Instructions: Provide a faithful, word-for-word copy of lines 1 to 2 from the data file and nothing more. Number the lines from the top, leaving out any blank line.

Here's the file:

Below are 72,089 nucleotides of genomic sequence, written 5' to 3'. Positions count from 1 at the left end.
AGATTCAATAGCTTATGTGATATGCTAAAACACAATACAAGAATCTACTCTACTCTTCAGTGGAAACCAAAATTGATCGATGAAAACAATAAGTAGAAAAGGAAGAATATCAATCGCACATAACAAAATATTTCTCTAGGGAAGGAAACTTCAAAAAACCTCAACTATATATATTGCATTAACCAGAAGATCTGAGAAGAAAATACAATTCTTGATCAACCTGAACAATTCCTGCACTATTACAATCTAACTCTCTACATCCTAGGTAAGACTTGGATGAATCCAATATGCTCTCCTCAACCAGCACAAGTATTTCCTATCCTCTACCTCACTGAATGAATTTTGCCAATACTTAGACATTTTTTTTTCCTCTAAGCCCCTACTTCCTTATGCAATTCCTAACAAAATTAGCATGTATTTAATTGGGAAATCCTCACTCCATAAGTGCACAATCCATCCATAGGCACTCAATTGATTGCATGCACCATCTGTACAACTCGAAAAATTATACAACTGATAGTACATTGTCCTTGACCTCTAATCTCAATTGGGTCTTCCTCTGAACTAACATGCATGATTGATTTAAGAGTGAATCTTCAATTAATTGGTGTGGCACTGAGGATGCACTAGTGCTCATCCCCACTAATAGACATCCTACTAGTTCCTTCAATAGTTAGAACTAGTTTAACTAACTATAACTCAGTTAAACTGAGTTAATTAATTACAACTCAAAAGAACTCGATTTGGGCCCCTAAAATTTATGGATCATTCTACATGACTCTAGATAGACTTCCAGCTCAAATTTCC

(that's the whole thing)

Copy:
Below are 72,089 nucleotides of genomic sequence, written 5' to 3'. Positions count from 1 at the left end.
AGATTCAATAGCTTATGTGATATGCTAAAACACAATACAAGAATCTACTCTACTCTTCAGTGGAAACCAAAATTGATCGATGAAAACAATAAGTAGAAAAGGAAGAATATCAATCGCACATAACAAAATATTTCTCTAGGGAAGGAAACTTCAAAAAACCTCAACTATATATATTGCATTAACCAGAAGATCTGAGAAGAAAATACAATTCTTGATCAACCTGAACAATTCCTGCACTATTACAATCTAACTCTCTACATCCTAGGTAAGACTTGGATGAATCCAATATGCTCTCCTCAACCAGCACAAGTATTTCCTATCCTCTACCTCACTGAATGAATTTTGCCAATACTTAGACATTTTTTTTTCCTCTAAGCCCCTACTTCCTTATGCAATTCCTAACAAAATTAGCATGTATTTAATTGGGAAATCCTCACTCCATAAGTGCACAATCCATCCATAGGCACTCAATTGATTGCATGCACCATCTGTACAACTCGAAAAATTATACAACTGATAGTACATTGTCCTTGACCTCTAATCTCAATTGGGTCTTCCTCTGAACTAACATGCATGATTGATTTAAGAGTGAATCTTCAATTAATTGGTGTGGCACTGAGGATGCACTAGTGCTCATCCCCACTAATAGACATCCTACTAGTTCCTTCAATAGTTAGAACTAGTTTAACTAACTATAACTCAGTTAAACTGAGTTAATTAATTACAACTCAAAAGAACTCGATTTGGGCCCCTAAAATTTATGGATCATTCTACATGACTCTAGATAGACTTCCAGCTCAAATTTCC